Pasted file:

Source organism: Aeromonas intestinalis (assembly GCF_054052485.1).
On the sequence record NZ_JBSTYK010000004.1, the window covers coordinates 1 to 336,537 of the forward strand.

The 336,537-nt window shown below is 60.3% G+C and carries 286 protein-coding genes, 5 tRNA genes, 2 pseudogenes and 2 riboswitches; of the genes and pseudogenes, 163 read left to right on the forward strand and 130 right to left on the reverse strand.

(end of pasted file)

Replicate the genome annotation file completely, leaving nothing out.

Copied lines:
Source organism: Aeromonas intestinalis (assembly GCF_054052485.1).
On the sequence record NZ_JBSTYK010000004.1, the window covers coordinates 1 to 336,537 of the forward strand.

The 336,537-nt window shown below is 60.3% G+C and carries 286 protein-coding genes, 5 tRNA genes, 2 pseudogenes and 2 riboswitches; of the genes and pseudogenes, 163 read left to right on the forward strand and 130 right to left on the reverse strand.